Habits. They come in good and bad varieties. I have a lot of bad ones. I get on this crazy bandwagon every once in a while and I want to fix everything at once – negative thinking, my diet, my exercise routine, my time management, my organization – or really lack of – to name a few. (Yes, I’m an overachiever.) I make a plan – outlining steps for each area – and I fail – miserable at all of them. It was all too much!
And it was too much. Trying to change too much at the same time is a recipe for disaster.
The key to successful change according to Leo Babauta of Zen Habits is change only one habit at a time. “This is incredibly important — most people ignore it because they underestimate how much focus it takes to actually stick to a new habit. It’s easy to start a habit, or even 5 of them at once. Sticking to them is another story. Please note that this is one habit period — don’t think you can do one fitness habit, one social habit, one work habit, etc. One habit only. Do not break this rule.”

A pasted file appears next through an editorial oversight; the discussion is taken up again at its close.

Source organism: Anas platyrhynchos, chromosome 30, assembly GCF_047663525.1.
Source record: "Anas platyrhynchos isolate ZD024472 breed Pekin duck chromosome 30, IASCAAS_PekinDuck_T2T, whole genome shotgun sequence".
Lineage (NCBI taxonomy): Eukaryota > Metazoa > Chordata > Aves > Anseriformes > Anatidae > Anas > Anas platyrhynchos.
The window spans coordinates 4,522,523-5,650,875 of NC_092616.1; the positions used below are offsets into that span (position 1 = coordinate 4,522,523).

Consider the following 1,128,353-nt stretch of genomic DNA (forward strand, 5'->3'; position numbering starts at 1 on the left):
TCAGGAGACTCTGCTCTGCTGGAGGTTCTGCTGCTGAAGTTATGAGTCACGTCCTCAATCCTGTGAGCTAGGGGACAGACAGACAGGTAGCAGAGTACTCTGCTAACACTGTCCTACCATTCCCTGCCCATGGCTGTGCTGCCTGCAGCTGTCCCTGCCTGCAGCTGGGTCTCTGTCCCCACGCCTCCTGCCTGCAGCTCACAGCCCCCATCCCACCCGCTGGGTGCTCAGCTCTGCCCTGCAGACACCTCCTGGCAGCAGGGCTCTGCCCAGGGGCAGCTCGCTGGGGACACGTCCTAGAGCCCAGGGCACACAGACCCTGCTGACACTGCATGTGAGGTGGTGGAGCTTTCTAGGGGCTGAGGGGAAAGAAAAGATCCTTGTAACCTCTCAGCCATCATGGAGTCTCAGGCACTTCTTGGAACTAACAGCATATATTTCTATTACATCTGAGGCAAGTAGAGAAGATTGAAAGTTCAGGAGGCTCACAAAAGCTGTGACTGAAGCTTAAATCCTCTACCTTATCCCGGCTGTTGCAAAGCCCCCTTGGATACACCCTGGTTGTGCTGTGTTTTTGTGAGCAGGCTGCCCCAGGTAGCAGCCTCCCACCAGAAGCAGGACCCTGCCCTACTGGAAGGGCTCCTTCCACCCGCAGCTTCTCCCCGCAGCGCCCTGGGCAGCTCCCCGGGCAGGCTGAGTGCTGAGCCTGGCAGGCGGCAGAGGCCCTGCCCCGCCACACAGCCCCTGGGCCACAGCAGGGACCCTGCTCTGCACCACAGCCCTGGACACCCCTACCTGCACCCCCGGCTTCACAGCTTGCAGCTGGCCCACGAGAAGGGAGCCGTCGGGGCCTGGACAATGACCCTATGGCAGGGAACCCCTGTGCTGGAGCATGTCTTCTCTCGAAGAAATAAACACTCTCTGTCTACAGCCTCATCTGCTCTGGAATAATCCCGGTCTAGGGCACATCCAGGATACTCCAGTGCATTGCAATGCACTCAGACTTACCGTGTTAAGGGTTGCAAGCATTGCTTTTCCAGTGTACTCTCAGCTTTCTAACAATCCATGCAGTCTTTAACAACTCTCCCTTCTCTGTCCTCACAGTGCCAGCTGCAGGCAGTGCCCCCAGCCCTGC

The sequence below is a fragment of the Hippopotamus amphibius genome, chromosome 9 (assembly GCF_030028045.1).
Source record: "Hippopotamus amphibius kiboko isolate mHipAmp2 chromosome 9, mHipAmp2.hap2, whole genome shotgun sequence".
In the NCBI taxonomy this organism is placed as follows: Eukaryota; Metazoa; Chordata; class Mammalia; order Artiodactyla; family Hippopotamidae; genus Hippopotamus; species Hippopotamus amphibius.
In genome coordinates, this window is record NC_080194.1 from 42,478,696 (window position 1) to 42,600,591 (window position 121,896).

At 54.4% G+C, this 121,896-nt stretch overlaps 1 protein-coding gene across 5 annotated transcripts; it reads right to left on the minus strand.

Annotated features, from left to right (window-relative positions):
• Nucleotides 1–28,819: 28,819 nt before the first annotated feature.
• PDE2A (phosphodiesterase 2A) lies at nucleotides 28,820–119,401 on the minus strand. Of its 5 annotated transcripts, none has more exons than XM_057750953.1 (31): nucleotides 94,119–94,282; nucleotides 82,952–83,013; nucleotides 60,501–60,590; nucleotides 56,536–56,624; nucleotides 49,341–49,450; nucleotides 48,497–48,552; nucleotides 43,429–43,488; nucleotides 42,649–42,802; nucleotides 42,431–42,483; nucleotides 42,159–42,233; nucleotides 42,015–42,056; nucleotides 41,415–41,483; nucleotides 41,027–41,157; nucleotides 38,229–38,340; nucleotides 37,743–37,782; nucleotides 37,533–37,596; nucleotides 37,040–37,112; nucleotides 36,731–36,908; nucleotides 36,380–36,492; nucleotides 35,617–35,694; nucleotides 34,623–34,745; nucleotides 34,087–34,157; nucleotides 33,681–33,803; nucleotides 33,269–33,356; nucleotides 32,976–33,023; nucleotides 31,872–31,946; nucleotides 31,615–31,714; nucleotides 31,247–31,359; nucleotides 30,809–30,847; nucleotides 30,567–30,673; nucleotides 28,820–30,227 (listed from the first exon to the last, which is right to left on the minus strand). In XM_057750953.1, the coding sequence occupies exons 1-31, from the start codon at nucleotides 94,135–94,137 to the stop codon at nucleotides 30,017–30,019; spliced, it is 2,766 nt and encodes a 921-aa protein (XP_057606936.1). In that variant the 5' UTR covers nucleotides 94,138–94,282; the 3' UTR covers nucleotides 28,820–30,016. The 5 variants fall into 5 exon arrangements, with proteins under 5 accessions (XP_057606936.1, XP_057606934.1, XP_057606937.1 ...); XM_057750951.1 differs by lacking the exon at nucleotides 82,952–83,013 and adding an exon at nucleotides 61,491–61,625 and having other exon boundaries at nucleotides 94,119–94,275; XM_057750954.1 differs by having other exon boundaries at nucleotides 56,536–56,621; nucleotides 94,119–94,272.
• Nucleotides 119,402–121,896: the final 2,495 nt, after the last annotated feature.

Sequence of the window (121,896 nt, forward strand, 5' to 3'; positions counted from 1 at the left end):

Equally important – start small. Here is Leo’s prescription: “Most people are optimistic and try to make too big a change. There’s so many reasons to start small with a habit change that I can’t even list them all, but let’s take some of the most important. If you start small, the discomfort of change isn’t overwhelming. If you start small, you overcome the problem of inertia and not getting started. You also overcome the problem of burning through all your enthusiasm, or using up your willpower reserves. You make it impossible to say no, impossible to fail, if you start small. Some examples: meditate for 2 minutes, just get out the door and run for a minute, eat 1 vegetable a day, smoke 1 time less per day.”
This is one of the reasons why when I started my One Little Thing Project, I set the bar low. I only had to write just one thing each day. Some days it is easy to write lots of them. Some days, not so much. I am trying to build the habit of focusing on the positive. Each day it gets easier because I started small.